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The six forms of rudeness

V V | January 30, 2006

The author apologises for the high incidence of Eff in this book. It is, sadly, unavoidable in a discussion of rudeness in modern life. Variants such as Effing, mother-effing, and What the Eff? positively litter the text.

'If you don't effing like it, you know what you can effing do.'

From Lynne Truss' Author's Note in Talk To The Hand: The Utter Bloody Rudeness of Everyday Life Or Six Good Reasons To Stay At Home And Bolt The Door (Profile Books, special Indian reprint price, Rs 295).

If you have travelled on a DTC bus or the Metro at peak hours, you would have heard the Punjabi/ Hindi equivalent of Effing as a prefix to almost any noun/ verb/ adjective. But it wouldn't shock you too much simply because when everything is in excess, nothing appears to be so.

Social codes, after all, depend on a sense of boundaries that cannot be violated but when a public's shock threshold rapidly rises, resulting in a cynical and jaded audience and a coarsening of standards, anything goes. So it is with our everyday speech where four-letter words no longer shock; in fact, polite language does.

Lynne Truss' Talk To The Hand is not a book about manners or etiquette; it is about the rudeness of everyday life that infects us, which is probably what made her quote Oscar Wilde in the preliminary pages of her book: 'Other people are quite dreadful. The only possible society is oneself.'

Truss confines herself here to six different forms of rudeness we encounter in daily life with plenty of examples to illustrate her point that something has gone terribly wrong with the way we deal with others.

The book is, therefore, 'a big, systematic moan about modern life.' No longer do we have what the sociologist Erving Goffman called 'supportive interchange' with words like 'Please,' 'Thank You,' 'Sorry,' 'Excuse Me.' Instead we have 'the Universal Eff-Off Reflex' because we don't give a hoot for the other guy.

'Talk to the hand' is the metaphor used 'coz the face ain't listening.'

Civil reciprocity expressed with little words like Please, etc, etc, which were the sine qua non of good manners or necessary passwords for 'life's transactions,' are out now. Or, at least, anachronisms with those in the fast lanes.

But the reasons for their rapid disappearance from civil discourse have also to do with two related shifts: in politics, 'the inexorable centralising of power; and in society, the flattening and broadening of social differentiations ('diminishing contrasts, increasing varieties').' Truss goes into the deep end of psychology (Freud and the super ego are brought in) to explain why these two forces have impacted adversely on everyday politeness but this is too academic an explanation. More to the point would be that life has increasingly become a series of 'traps' where the individual is left to fend for himself/ herself and so doesn't give an eff to what happens to others.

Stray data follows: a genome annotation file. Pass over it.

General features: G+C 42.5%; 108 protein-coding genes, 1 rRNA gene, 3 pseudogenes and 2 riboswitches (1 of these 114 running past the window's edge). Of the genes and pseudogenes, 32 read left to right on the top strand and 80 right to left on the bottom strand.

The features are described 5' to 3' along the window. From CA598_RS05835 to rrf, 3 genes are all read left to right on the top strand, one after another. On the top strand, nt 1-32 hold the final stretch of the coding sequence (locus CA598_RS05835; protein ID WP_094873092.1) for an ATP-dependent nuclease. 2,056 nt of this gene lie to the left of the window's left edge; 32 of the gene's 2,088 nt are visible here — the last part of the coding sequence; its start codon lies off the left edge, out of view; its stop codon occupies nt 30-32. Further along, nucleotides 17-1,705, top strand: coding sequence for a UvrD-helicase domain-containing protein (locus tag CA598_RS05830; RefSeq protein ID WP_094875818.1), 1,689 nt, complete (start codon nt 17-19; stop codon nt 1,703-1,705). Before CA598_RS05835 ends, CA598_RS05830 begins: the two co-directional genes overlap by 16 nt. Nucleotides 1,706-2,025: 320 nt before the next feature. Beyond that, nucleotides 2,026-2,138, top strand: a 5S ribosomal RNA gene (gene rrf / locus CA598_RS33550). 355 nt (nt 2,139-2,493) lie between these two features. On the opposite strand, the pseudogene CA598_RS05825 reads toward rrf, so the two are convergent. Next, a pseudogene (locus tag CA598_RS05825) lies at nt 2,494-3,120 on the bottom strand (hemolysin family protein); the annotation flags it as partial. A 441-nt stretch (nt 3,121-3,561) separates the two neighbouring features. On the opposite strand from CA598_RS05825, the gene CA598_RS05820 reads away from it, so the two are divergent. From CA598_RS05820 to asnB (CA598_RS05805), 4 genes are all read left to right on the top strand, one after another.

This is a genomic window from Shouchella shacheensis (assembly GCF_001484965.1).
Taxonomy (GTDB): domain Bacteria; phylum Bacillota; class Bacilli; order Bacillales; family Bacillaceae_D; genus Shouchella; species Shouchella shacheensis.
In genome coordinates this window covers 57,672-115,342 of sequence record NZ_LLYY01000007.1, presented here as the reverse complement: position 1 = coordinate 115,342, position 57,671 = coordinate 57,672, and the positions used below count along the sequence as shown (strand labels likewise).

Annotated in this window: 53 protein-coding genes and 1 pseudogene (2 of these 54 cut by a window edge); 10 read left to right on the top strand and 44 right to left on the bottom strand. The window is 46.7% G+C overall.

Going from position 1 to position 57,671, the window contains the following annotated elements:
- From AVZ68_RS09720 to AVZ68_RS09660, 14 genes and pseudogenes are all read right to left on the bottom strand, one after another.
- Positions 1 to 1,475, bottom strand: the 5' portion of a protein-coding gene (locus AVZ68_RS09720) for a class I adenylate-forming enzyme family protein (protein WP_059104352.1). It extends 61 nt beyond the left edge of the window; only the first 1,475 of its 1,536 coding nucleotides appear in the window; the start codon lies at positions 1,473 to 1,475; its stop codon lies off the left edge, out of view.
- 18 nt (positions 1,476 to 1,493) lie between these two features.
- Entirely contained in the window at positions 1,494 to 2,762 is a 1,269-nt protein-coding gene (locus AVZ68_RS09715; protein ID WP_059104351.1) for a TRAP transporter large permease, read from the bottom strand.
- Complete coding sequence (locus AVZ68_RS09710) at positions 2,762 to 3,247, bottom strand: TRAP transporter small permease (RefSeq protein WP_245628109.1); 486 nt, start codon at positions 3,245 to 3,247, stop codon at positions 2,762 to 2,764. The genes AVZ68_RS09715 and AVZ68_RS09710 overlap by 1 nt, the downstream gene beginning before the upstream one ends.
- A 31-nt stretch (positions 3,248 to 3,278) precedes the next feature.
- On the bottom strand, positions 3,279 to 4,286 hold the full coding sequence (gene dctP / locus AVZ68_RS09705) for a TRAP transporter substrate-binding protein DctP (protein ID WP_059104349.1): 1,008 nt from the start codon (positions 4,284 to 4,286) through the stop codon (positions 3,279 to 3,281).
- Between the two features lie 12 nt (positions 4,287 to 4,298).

'A major part of the tensions which were earlier discharged directly in conflicts with other people must be resolved as an inner tension in the struggle of the individual with himself … In a sense, the danger zone now passes through the self of every individual.'

The nub of the problem is that the individual cannot cope with two, or more, conflicting ideas in his head and yet be able to carry on; and when he can't he resorts to The Universal Eff-Off Reflex. Of course, different people deal with the conundrums in their own individual ways, but the British (as a general rule) resort to 'reserve, irony, and understatement; our determination to avert unpleasantness, 'to make a scene.'' To illustrate this trait, she quotes George Mikes' classic work, How To Be An Alien (1946):

'If someone tells you an obviously untrue story, on the Continent you would remark, 'You are a liar, Sir, and a dirty one at that.' In England you just say, 'Oh, is that so?' Or, 'That's rather an unusual story, isn't it?''

The proper British way is, in the words of Arnold Bennett, 'always to behave as if nothing has happened, no matter what has happened.' Truss draws heavily on cotemporary English literature to illustrate her points, which is one of the pleasures of reading this book.

But, how long can this façade or politeness carry on under the pressures of daily living? Obviously, not for long, which explains why Effing has become part of everyday speech and manners. If it is any consolation, equivalent expletives are now part of many our own languages as well.

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